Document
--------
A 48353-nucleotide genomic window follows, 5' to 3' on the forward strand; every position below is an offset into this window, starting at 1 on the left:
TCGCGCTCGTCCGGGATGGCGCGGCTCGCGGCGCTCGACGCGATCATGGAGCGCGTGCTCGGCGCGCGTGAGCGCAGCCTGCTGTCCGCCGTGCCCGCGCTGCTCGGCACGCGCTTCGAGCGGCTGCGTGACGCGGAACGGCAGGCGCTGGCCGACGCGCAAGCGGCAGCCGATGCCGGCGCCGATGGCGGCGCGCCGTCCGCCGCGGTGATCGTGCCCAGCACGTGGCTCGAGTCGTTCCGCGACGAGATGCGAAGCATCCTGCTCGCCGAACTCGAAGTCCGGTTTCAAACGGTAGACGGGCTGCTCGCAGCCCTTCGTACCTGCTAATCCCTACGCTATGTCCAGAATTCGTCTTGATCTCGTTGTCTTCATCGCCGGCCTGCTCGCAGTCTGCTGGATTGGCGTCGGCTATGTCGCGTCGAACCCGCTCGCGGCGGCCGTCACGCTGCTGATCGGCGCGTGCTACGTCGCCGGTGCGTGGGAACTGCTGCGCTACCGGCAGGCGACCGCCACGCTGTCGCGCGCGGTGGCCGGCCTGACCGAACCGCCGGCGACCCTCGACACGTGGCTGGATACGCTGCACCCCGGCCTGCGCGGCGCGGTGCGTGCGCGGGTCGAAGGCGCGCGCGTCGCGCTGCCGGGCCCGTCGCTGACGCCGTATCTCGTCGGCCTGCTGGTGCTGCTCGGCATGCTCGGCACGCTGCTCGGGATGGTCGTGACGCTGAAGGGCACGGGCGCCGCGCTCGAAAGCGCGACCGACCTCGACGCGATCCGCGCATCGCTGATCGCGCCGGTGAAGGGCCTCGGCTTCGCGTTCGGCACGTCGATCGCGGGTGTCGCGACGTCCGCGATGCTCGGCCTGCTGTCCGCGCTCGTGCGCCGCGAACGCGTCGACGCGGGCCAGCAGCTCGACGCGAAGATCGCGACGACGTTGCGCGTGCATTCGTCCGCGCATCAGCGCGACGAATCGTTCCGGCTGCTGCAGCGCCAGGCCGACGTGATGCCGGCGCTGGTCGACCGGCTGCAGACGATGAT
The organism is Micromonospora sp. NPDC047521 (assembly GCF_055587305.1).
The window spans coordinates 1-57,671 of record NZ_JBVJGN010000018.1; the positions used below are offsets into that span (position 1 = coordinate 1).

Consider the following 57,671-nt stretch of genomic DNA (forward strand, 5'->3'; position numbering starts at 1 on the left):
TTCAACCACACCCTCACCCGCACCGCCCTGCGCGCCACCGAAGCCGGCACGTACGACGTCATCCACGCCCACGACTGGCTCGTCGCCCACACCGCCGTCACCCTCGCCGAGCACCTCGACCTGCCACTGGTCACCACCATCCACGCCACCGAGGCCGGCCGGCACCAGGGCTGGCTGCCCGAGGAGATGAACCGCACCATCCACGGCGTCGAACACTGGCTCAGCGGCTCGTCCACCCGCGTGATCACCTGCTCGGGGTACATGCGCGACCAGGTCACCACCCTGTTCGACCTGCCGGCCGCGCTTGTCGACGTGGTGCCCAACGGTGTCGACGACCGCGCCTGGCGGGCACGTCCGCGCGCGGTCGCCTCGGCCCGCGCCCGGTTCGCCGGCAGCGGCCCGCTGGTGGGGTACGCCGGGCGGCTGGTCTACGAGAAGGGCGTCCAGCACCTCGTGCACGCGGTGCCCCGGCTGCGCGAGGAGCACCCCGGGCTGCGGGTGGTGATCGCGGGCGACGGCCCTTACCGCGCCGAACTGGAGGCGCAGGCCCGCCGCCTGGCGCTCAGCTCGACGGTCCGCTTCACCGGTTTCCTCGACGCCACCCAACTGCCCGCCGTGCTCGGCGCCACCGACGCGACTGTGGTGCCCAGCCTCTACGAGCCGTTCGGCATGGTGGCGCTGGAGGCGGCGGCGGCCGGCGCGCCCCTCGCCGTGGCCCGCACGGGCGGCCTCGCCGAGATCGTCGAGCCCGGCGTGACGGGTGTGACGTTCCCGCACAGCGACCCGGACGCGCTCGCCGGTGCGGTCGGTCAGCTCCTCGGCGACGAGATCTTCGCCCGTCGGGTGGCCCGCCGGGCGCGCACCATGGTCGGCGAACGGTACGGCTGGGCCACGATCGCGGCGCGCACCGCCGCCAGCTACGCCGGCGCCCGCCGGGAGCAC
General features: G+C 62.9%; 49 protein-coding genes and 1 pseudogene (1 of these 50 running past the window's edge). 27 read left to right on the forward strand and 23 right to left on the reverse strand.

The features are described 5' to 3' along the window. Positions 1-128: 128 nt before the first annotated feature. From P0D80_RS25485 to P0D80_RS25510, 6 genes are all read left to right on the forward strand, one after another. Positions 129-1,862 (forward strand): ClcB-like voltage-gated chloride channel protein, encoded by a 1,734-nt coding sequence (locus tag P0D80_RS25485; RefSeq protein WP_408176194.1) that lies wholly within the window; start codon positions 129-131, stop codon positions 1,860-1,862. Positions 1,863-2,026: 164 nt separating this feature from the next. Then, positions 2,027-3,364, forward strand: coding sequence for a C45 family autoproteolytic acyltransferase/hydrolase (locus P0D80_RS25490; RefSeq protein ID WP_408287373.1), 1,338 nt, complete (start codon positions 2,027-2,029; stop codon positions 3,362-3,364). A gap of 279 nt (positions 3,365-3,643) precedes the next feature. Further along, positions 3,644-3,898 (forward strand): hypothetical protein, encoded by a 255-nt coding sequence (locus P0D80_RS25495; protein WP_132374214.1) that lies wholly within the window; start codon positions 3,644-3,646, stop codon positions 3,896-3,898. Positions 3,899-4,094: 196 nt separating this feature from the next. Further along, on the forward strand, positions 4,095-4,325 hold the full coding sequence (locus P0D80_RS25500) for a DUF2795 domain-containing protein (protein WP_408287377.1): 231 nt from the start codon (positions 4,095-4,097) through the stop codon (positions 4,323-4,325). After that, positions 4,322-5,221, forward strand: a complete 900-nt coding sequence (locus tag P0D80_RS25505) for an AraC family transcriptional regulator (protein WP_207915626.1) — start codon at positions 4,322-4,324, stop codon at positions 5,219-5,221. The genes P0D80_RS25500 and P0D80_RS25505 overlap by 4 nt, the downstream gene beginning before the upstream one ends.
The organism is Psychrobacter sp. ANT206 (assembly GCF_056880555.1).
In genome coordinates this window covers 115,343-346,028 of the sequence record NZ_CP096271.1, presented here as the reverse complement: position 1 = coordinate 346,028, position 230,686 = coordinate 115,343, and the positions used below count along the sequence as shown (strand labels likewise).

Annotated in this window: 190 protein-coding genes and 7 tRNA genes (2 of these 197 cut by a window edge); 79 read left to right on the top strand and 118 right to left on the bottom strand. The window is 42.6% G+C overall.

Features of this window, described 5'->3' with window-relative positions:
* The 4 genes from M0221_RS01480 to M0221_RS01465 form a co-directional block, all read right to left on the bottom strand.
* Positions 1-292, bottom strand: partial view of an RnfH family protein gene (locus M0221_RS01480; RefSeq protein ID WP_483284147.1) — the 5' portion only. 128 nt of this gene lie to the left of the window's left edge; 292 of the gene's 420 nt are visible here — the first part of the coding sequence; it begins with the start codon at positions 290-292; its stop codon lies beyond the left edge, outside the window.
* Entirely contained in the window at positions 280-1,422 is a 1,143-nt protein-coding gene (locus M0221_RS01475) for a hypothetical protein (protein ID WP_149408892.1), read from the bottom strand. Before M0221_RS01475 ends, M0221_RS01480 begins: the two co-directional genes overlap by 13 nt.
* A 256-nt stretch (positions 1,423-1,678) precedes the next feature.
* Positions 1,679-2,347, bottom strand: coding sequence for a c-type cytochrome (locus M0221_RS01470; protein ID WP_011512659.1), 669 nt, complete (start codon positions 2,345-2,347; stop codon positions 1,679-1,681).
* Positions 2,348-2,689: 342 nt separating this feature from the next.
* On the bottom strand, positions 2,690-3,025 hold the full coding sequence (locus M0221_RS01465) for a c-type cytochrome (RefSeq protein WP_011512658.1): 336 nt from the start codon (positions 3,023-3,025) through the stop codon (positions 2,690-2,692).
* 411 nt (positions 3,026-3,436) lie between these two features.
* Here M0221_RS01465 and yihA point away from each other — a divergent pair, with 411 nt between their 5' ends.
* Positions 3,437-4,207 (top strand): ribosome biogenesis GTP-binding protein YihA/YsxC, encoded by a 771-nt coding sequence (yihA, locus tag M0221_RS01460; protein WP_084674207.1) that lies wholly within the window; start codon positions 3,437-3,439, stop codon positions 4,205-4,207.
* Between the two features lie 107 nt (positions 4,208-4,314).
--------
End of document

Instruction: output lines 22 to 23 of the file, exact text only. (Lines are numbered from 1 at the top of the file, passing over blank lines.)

* Positions 3,437-4,207 (top strand): ribosome biogenesis GTP-binding protein YihA/YsxC, encoded by a 771-nt coding sequence (yihA, locus tag M0221_RS01460; protein WP_084674207.1) that lies wholly within the window; start codon positions 3,437-3,439, stop codon positions 4,205-4,207.
* Between the two features lie 107 nt (positions 4,208-4,314).